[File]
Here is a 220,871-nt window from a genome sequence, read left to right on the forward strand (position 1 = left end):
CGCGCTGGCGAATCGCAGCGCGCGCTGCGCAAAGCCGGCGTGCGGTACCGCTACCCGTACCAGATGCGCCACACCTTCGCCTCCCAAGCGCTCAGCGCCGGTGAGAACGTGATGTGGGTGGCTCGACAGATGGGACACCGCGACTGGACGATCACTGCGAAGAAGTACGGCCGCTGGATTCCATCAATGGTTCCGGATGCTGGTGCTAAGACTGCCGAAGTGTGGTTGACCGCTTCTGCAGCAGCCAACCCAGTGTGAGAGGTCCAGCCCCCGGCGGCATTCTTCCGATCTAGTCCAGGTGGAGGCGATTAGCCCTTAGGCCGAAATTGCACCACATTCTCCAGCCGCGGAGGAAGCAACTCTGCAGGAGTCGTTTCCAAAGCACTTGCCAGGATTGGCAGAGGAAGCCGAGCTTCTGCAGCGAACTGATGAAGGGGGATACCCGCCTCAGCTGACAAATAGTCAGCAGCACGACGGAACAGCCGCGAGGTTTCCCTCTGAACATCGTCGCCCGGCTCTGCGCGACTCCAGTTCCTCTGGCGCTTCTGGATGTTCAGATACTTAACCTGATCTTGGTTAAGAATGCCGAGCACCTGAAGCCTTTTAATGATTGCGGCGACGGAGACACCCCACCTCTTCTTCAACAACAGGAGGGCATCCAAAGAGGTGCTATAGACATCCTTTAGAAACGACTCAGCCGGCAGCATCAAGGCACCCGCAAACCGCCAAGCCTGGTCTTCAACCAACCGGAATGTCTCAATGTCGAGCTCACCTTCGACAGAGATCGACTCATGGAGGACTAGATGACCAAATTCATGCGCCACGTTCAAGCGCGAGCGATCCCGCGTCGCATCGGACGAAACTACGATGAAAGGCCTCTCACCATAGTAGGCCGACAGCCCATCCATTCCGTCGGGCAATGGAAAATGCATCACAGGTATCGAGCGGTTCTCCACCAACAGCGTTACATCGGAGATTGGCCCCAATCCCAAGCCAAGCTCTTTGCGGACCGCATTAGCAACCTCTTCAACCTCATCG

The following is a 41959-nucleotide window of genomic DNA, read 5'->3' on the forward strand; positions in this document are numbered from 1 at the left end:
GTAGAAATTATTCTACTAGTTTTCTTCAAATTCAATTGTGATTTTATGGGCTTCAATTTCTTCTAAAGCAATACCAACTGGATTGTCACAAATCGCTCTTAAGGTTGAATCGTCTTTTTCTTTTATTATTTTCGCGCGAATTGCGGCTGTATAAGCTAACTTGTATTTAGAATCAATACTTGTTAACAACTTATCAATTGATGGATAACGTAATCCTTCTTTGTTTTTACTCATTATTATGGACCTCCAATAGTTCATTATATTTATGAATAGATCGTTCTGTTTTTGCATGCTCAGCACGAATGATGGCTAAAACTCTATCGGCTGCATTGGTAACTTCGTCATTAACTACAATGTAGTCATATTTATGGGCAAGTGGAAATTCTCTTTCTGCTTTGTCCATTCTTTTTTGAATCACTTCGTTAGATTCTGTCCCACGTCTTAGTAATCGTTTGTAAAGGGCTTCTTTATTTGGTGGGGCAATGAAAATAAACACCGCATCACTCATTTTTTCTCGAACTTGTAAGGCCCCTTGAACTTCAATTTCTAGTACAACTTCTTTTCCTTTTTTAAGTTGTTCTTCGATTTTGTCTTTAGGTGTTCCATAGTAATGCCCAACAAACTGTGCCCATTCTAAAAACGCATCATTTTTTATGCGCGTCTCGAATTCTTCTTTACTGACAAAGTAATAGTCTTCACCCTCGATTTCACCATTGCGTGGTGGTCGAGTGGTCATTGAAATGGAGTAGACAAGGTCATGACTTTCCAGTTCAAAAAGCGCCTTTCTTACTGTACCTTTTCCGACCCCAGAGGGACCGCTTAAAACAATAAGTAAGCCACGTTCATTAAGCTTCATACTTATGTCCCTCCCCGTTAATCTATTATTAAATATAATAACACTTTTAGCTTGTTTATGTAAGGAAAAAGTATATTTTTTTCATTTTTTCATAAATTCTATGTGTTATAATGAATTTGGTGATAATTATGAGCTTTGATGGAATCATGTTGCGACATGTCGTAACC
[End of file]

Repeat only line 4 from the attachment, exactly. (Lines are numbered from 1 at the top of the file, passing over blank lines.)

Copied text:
GTAGAAATTATTCTACTAGTTTTCTTCAAATTCAATTGTGATTTTATGGGCTTCAATTTCTTCTAAAGCAATACCAACTGGATTGTCACAAATCGCTCTTAAGGTTGAATCGTCTTTTTCTTTTATTATTTTCGCGCGAATTGCGGCTGTATAAGCTAACTTGTATTTAGAATCAATACTTGTTAACAACTTATCAATTGATGGATAACGTAATCCTTCTTTGTTTTTACTCATTATTATGGACCTCCAATAGTTCATTATATTTATGAATAGATCGTTCTGTTTTTGCATGCTCAGCACGAATGATGGCTAAAACTCTATCGGCTGCATTGGTAACTTCGTCATTAACTACAATGTAGTCATATTTATGGGCAAGTGGAAATTCTCTTTCTGCTTTGTCCATTCTTTTTTGAATCACTTCGTTAGATTCTGTCCCACGTCTTAGTAATCGTTTGTAAAGGGCTTCTTTATTTGGTGGGGCAATGAAAATAAACACCGCATCACTCATTTTTTCTCGAACTTGTAAGGCCCCTTGAACTTCAATTTCTAGTACAACTTCTTTTCCTTTTTTAAGTTGTTCTTCGATTTTGTCTTTAGGTGTTCCATAGTAATGCCCAACAAACTGTGCCCATTCTAAAAACGCATCATTTTTTATGCGCGTCTCGAATTCTTCTTTACTGACAAAGTAATAGTCTTCACCCTCGATTTCACCATTGCGTGGTGGTCGAGTGGTCATTGAAATGGAGTAGACAAGGTCATGACTTTCCAGTTCAAAAAGCGCCTTTCTTACTGTACCTTTTCCGACCCCAGAGGGACCGCTTAAAACAATAAGTAAGCCACGTTCATTAAGCTTCATACTTATGTCCCTCCCCGTTAATCTATTATTAAATATAATAACACTTTTAGCTTGTTTATGTAAGGAAAAAGTATATTTTTTTCATTTTTTCATAAATTCTATGTGTTATAATGAATTTGGTGATAATTATGAGCTTTGATGGAATCATGTTGCGACATGTCGTAACC